Richard Bentley / Fiction 6.1 / Spring, 2018

RICHARD BENTLEY 

Photography © by Tammy Ruggles from RSR Featured Art

 

REMAINS

 

Gerald Hughes’s wife, Gloria, died peacefully. Now he was alone. He kissed her hands and left the hospital room. A nurse ran after him.

“Sir, are you going to make arrangements for the deceased?”

“No!”

“Then what do you want us to do with the body?”

“Burn it.”

“That’s not our job, sir.”

“Give it to science,” he shrugged.

“Sir, you’ll have to sign papers, legal papers. They take a while to draw up. Can you wait in the guest lounge?”

“I don’t have time.”

Hughes stepped into the elevator.

Going down to the first floor, he reflected on his marriage. It had to be counted a success, he thought. Of course there was the problem with John McIntyre. Gerald Hughes sometimes thought that Gloria had had an affair with John McIntyre, but at other times he doubted it. McIntyre was too shy, too gracious to be considered an adulterer. Not like Flora, his friend, with whom he had shared hotel rooms many times.

A few months later Gerald Hughes went to the cemetery to look for his wife’s cemetery grave. He thought that possibly there was no grave because there had been no body to bury. Still, it was the family lot, and he could honor her memory by leaving some flowers somewhere, perhaps under the bushes at the entrance to the burial plot.

After a few years had gone by, Gerald Hughes decided he had made a mistake. He wished he had created some marker where she was-or-was-not buried. The cemetery was the burial site of most of the townspeople, so, he thought, she must be in it somewhere. He paid a visit to the cemetery office and spoke to the director.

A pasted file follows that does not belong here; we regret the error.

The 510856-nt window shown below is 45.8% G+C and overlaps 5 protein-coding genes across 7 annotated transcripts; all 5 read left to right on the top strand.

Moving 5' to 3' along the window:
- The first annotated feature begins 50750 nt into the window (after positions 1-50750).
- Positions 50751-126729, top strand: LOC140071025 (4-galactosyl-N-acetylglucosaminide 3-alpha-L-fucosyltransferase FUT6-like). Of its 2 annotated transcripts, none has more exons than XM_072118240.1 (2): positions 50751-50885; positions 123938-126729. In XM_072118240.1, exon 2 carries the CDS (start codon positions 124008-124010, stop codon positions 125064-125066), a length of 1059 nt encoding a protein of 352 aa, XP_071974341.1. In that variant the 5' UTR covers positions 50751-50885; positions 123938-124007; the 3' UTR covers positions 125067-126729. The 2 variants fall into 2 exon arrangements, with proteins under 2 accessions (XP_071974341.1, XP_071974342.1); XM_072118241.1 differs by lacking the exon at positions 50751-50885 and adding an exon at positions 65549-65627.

The director tapped lightly on the keys of his desktop computer. He studied the screen with a squint and shrugged. “Her name was Gloria Hughes?” he said. “It doesn’t come up on my screen. But I’ll keep trying.”

“The quicker the better,” Hughes said. He still regretted his behavior at the hospital when his wife died, but he had been pressed for time, having made an appointment with his friend Flora at a small hotel down the street.

Next day the cemetery called him. The director said, “Mr. Hughes, did you say your wife’s first name was Gloria? We have a Gloria, but she has no last name. She is buried in lot 47E. I doubt if a visit would establish her identity but you’re welcome to visit.”

Gerald Hughes drove to the cemetery and was given a map. The director had carefully marked out the path to lot 47E. When Hughes first entered the lot, he saw nothing but a field of gray tombstones, but gradually a tombstone marked Gloria came to his attention. It seemed a lighter color than all the others, almost flesh-toned.

Then he noticed the stone next to it. It read John McIntyre 1936-2016. On the back of the stone were chiseled the words requiescat in pacem. He noticed the same words—requiescat in pacem—were carved on the back of the stone marked Gloria. Then he noticed, beneath the sign marking lot 47E, a brass plaque with the words McIntyre Family.

He leaned against his cane, staring at the two stones. “So there they lie,” he thought, “death has brought us the hideous truth. McIntyre, the shy adulterer, has his decaying putz installed in my wife’s rotting pudenda for all eternity.”

He rushed home, determined to find his friend Flora. Perhaps he could resume their relationship. Perhaps she had died by now and was buried in the same cemetery.

If so, he would notify the cemetery director. He knew exactly what to do with her body.

 

 

Richard Bentley served on the board of the Modern Poetry Association (now known as the Poetry Foundation). Before teaching writing at the University of Massachusetts, he was Chief Planner for the Mayor’s Office of Housing in Boston. Bentley is a Yale graduate with an MFA from Vermont College.

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